Which oscilloscope/pre-amplifier can measure microvolt impulses?

Discussion in 'General Electronics Chat' started by Oscilloscope, Jan 16, 2012.

  1. Oscilloscope

    Thread Starter New Member

    Jan 16, 2012
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    I need some advice on oscilloscopes/pre-amplifiers for measuring small impulses (microvolt).

    I need to measure single impulses, typically of 10 microvolts in amplitude and a few milliseconds in length.

    What oscilloscope should I buy? Would I need a pre-amplifier? If so, are there any inexpensive pre-amplifiers available?

    Most PC (USB) oscilloscopes (in the price range of €150-500) I have seen have input ranges down to 10 millivolt/Div and a resolution of 8 bit (256 levels). As I understand from this guide, this means the lowest voltage that can be measured with such oscilloscope is 10 millivolt / 256 = 39 microvolt.

    Is this true or do oscilloscopes and pre-amplifiers have a minimum threshold, below which they cannot measure/amplify a voltage? I mean, can I measure anything the oscilloscope can display?

    Probably I would need to be able to measure with a sensitivity of something like 0,5 microvolt or at least 1 microvolt.

    Which model (oscilloscope and pre-amplifier) can I buy that is not too expensive?

    I figure minimum quality if I buy an oscilloscope would be 2 (or 5) millivolt/Div and 12 bit (gives 0,5 microvolt sensitivity). But I haven’t found any model like this!

    Or I could buy a preamplifier that amplifies the signal at least 100 times (20dB) (i.e. 0,39 microvolts is amplified to 39 microvolts).

    The only "oscilloscope amplifier" I have found is this one, which can amplify 1000 times but also cost about 1000 bucks. :(

    Can I use any amplifier, something simple like this one or this one (meant as a guitar amplifier, I guess)?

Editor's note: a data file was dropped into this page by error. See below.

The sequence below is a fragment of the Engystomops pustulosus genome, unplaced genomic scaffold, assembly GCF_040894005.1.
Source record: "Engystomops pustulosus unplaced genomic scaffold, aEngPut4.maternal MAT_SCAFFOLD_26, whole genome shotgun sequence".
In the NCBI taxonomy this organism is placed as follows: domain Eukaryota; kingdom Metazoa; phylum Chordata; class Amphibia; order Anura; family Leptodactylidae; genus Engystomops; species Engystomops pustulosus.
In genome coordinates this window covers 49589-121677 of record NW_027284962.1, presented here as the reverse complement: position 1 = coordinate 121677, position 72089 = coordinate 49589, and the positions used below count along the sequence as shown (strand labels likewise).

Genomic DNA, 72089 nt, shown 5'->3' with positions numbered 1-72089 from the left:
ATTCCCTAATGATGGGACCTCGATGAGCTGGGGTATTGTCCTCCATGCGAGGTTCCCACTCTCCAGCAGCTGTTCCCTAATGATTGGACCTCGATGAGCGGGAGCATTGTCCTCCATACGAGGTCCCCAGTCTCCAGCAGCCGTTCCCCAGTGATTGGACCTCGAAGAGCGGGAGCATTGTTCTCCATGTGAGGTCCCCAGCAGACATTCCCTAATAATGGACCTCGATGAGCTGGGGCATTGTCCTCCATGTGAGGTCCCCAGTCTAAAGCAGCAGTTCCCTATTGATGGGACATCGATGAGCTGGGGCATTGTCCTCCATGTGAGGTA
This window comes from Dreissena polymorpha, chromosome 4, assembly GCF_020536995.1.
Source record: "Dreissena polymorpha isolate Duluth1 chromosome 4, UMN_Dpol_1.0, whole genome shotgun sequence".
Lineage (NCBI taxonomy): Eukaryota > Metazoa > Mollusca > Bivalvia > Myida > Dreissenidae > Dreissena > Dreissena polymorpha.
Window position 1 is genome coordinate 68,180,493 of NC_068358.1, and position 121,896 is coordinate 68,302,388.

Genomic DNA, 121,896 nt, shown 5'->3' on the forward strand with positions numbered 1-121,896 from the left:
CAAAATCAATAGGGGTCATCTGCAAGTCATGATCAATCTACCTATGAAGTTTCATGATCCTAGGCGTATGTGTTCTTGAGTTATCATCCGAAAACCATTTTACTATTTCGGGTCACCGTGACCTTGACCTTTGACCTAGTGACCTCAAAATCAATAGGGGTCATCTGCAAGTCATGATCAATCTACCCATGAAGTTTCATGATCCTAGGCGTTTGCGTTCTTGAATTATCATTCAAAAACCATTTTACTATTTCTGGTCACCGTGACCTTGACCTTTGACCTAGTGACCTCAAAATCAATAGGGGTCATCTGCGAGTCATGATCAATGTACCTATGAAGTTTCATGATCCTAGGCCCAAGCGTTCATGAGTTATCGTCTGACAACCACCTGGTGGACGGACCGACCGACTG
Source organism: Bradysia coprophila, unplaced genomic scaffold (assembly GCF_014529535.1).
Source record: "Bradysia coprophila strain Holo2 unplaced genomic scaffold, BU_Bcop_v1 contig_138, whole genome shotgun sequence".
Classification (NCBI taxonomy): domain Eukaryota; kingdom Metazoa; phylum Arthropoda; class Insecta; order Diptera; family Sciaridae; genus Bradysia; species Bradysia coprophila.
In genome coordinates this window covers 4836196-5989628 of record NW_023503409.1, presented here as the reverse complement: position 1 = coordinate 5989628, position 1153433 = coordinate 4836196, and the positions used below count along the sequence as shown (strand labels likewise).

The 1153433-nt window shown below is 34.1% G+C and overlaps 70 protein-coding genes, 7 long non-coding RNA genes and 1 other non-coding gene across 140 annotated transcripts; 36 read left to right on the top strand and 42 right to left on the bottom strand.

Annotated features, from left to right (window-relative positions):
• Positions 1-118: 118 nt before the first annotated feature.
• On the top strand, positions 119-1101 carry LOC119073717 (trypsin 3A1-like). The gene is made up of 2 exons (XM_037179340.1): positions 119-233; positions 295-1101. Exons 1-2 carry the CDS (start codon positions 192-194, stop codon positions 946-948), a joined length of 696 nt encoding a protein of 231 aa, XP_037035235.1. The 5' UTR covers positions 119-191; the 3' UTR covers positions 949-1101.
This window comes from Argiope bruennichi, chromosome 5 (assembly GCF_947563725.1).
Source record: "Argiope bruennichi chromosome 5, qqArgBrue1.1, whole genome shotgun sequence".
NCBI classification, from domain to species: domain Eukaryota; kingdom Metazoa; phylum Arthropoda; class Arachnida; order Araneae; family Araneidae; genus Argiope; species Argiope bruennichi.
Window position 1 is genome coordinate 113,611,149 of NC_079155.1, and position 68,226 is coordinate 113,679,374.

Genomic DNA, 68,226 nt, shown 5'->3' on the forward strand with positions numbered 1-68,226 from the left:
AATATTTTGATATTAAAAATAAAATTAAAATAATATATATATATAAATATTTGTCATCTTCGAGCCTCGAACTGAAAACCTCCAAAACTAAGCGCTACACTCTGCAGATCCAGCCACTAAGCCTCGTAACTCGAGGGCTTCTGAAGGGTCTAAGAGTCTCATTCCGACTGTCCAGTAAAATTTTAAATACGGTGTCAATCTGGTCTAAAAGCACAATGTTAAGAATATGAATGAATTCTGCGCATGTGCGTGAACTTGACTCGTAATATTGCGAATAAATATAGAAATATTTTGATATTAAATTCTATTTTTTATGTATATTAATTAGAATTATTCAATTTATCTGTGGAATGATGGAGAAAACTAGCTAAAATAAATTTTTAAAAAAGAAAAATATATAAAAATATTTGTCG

My idea is to use a second channel to measure the noise and just substract that from my real impulse (standard for the kind of measurement I want to do). Would this still work if I use two different pre-amplifiers (one pre-amplifier for each channel)?

    I would be very grateful if you could verify if my understand is correct (e.g. there are no minimum thresholds other than resolution) and tips on specific models. Should I go for a pre-amplifier or find a better oscilloscope?

    Thanks!
     
  2. Experimentonomen

    Member

    Feb 16, 2011
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    46
    Agilent Infinivision. Forget about those usb scopes, they are trash.
     
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  3. pilko

    Senior Member

    Dec 8, 2008
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    "Agilent Infinivision. Forget about those usb scopes, they are trash."

    Thats a SWEEPING statement.
     
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  4. MrChips

    Moderator

    Oct 2, 2009
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    Most oscilloscopes will measure down to 10mV and give only 8-bit resolution (DSO).
    You will need to amplify your signal by at least 1000. Maybe 10,000 to get a decent reading.
    What is the width of the pulse?
     
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  5. jimkeith

    Active Member

    Oct 26, 2011
    539
    99
    In my opinion, a USB scope with a preamp would be good for your requirement. Now there are some good and some poor USB scopes--I have used both--the poor ones are basically unfriendly in the triggering or in the PC software. Unfortunately, I cannot recommend a make or model from memory.

    None would come close to the sensitivity you need.